Sunday, August 9, 2009

Health Care and the Dizzy Array of Conservative Contradictions

Is it any wonder why Republican voters appear confused over the details of any issue explained to them by their politicians. Take the idea of wellness programs for example in conservative Alabama. I’m going to briefly Answer parts of a recent article in magazine that should point out the MASSIVE contradictions in the conservative argument about health care. There is also an underlying "public v private" contradiction going on here as well.

"Alabama state employees have until Nov. 30 to get screened for chronic illnesses such as diabetes and hypertension if they want to keep their free health insurance. After 2010, those at risk for disease must show that they are taking steps to improve their health or pay $25 each month."

A-1: This is the wrong time to raise the price of health care when people are looking for ways to cut their costs and buy only the insurance they need, without government meddling.

A-2: This is just another way for the government to gather more information about Americans, so they can ration care for those who have costly chronic diseases.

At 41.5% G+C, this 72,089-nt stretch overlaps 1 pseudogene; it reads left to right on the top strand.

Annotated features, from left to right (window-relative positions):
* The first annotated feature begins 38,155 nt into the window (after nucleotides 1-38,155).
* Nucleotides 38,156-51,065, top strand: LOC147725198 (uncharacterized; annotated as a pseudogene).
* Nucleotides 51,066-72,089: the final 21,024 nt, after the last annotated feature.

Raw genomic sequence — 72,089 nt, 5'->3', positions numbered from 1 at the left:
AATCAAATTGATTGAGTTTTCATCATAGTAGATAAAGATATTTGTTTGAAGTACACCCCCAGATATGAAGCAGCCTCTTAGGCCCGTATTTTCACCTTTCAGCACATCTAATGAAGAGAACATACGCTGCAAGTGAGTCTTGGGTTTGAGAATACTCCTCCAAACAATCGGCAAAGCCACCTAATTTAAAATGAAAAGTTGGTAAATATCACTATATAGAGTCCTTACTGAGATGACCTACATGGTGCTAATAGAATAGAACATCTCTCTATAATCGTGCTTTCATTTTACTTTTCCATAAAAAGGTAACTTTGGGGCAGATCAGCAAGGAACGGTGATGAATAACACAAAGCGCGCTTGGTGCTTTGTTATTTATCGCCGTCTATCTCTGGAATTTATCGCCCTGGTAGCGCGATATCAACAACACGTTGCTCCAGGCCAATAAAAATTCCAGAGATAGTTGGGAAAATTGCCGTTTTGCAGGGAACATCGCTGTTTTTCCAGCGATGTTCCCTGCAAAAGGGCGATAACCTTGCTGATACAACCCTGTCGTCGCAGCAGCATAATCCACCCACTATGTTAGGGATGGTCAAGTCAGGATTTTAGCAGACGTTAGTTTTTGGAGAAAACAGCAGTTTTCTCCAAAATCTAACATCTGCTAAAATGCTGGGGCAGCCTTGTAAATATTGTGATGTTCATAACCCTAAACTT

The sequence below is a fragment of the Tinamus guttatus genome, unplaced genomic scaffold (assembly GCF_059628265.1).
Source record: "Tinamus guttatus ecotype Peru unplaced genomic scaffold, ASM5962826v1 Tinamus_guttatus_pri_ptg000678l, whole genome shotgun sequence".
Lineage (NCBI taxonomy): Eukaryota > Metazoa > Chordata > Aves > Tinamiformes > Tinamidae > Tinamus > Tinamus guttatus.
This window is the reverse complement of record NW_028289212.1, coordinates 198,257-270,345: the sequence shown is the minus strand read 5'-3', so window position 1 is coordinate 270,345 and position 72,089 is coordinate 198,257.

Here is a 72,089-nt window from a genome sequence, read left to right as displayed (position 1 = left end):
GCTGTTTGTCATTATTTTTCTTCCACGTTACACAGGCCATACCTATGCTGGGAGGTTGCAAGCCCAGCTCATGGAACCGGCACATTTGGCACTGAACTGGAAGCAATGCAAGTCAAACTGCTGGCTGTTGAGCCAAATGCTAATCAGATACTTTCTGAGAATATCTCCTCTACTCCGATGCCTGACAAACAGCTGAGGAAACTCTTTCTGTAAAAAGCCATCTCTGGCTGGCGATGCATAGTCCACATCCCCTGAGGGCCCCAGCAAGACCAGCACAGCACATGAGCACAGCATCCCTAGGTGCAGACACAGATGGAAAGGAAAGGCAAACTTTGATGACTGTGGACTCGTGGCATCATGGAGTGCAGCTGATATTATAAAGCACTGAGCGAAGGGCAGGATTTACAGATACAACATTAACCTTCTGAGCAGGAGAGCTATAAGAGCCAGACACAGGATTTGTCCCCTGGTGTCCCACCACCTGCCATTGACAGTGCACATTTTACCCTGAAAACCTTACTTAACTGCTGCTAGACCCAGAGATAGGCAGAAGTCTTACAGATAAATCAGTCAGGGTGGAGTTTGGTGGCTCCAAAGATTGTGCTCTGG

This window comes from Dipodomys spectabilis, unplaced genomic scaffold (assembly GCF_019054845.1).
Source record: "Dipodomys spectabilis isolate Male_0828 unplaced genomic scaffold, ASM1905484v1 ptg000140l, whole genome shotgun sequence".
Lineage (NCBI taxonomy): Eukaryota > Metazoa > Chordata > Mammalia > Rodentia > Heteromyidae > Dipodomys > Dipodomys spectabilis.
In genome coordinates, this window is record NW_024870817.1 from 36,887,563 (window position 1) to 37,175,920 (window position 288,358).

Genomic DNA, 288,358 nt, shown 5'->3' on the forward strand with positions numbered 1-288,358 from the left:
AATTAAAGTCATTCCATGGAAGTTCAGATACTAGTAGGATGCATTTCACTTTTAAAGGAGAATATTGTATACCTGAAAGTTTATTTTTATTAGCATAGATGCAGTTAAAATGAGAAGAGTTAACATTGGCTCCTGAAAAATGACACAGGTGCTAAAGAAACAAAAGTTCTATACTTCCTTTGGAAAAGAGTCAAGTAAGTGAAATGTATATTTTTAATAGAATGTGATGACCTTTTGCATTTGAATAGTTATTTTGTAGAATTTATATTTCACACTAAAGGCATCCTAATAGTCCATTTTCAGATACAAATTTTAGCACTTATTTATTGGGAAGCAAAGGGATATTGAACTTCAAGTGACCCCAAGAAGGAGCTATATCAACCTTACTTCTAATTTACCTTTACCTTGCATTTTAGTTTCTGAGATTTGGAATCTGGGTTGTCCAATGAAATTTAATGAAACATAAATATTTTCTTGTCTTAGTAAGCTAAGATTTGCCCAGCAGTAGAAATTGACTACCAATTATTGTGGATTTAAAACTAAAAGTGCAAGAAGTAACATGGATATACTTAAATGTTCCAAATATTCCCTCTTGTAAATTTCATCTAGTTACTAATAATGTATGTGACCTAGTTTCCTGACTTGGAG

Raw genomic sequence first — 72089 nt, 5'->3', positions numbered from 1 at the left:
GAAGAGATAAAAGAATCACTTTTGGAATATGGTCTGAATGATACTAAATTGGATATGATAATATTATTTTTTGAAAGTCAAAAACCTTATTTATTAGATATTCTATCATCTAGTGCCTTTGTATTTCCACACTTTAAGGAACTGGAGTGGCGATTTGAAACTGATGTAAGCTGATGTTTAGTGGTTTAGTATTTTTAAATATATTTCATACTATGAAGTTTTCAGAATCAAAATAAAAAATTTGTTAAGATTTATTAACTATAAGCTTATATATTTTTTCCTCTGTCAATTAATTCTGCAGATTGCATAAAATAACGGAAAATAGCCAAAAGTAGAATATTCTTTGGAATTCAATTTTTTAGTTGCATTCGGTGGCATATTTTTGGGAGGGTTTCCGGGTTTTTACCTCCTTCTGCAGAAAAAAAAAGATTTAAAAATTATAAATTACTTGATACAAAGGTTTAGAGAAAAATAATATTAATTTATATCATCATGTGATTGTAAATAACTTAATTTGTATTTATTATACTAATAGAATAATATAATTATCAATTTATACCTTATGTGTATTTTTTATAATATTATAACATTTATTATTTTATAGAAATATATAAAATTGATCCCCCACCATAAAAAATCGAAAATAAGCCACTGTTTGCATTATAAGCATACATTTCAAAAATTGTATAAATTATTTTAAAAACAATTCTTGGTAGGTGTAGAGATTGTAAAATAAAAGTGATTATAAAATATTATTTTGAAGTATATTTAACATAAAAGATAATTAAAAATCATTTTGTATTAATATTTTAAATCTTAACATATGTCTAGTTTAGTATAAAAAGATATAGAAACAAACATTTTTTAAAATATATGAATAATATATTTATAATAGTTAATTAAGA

"Alabama’s move is just one example of a growing trend nationwide: Businesses are hoping to cut health-care costs by instituting “employee-wellness programs” in which workers are financially rewarded for quitting smoking, getting regular checkups, or losing weight."

A-1: Wellness programs drain taxpayer money so people can make unnecessary office visits when they aren’t really sick.
A-2: I don’t want government taking away more of my freedoms by penalizing me for my right to smoke at home.

Now let’s flip the Q & A around, by providing a real conservative’s support for a wellness program they normally would be objecting to if it were part of Obama’s reform package, followed by my “liberal” response:

"Dr. Darwin Deen of Montefiore Medical Center in New York (says) “Right now healthy people subsidize care for everyone else. Some people are asking: If you choose to sit and watch TV while I am out exercising, should I still be expected to pay for part of your health-care costs?'"

A-1: Is Dr. Deen trying to be funny when he states “Right now healthy people subsidize care for everyone else.” That’s the whole point of health insurance. That’s the actual centuries old business model of spreading the liability to lower the costs. No wonder right wingers don’t know if their coming or going.

A-2: “To sit and watch TV” is the straw man put out there for many who aren’t aware of all the reasons for obesity. It’s like the “Cadillac welfare queen” image in the later part of the 20th century. It’s wonderful to be fat, sitting on your ass watching TV and munching on Bon Bon’s all day. All of this from a doctor who should know better.

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